The sad truth is, most doctors and even naturopaths are vastly undereducated about Lyme disease and coinfections. They simply are not equipped to diagnose or treat Lyme beyond a two-week course of doxycycline, even if you present with a bulls-eye rash. At this point in American medicine, if you suspect you have Lyme, you are very much on your own. You will need to find a “Lyme-literate medical doctor” (LLMD), and you will most likely need to pay for treatment out-of-pocket for Lyme disease treatment. Or, if you decide to take a more natural approach to recovery, you may choose to see a Lyme-literate naturopath (LLND).
I found my Lyme-literate doctor — a naturopath — quite by chance. So far, no doctor understood what I was going through, and I randomly bumped into him in the hallway of his clinic, where I was seeing someone else. He took the time to ask about me, and I was truly astonished at his listening skills. Here I was, not even his patient, and he listened to me more attentively than any of my previous doctors. When I switched to his practice, he decided to test me for Lyme within the first five minutes.
But I’m one of the lucky ones. Most people need to search for an LLMD or LLND close to them and sometimes drive hours for doctors’ visits. If you suspect you have tick-borne infections, how can you find doctors who treat Lyme disease? There are many factors to consider, including the doctor’s Lyme training, what services they offer in their clinic, the cost, and the convenience.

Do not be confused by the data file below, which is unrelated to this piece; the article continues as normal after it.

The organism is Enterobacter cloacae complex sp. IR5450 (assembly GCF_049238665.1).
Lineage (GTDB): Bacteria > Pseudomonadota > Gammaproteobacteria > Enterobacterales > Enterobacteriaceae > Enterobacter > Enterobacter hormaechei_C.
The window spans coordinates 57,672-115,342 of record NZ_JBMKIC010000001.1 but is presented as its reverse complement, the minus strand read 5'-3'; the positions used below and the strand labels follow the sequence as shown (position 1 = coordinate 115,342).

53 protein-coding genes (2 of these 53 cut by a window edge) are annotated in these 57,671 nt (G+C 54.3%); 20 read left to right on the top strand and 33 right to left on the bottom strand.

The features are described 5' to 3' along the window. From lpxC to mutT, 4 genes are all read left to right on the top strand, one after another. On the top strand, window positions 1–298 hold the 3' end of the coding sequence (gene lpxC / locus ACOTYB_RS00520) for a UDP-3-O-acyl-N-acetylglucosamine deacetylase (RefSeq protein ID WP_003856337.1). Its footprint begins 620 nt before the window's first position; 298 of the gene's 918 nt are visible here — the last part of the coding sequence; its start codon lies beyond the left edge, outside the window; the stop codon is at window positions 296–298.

Here are some important factors to take into consideration when making this decision:
Locating Doctors Who Treat Lyme Disease
1. Find a doctor who has ILADS training.
The International Lyme and Associated Diseases Society, ILADS for short, is a reputable non-profit organization dedicated to furthering Lyme literacy worldwide. They offer training courses that prepare doctors and naturopaths to diagnose and treat Lyme effectively. They also hold conferences to keep doctors updated on the latest research. Doctors and other healthcare professionals who wish to specialize in the diagnosis and treatment of Lyme disease will likely have attended one or more of these annual conferences, and they may even have participated in additional training such as mentorships.
Check the Provider Search to see a list of doctors trained to treat Lyme. Then, ask the doctor you are considering if they have attended recent conferences.
2. Don’t be afraid to ask questions.
There’s no doubt that Lyme disease symptoms vary from person to person, and some healthcare providers may be more familiar with some aspects of the illness than others. The most important factor in choosing the right doctor to treat you for Lyme disease is to understand their background, education, and treatment philosophy. These will determine their go-to form of treatment, so don’t be afraid to pick up the phone and ask the following questions: How many patients have you treated with acute or chronic Lyme disease? What medications, supplements, or other protocols are you familiar with? Are you well-versed in the importance of detoxification in the process of healing?
A few well-placed questions will help you gauge if a healthcare provider might be right for you.
3. Decide whether you want to see a naturopath or a medical doctor.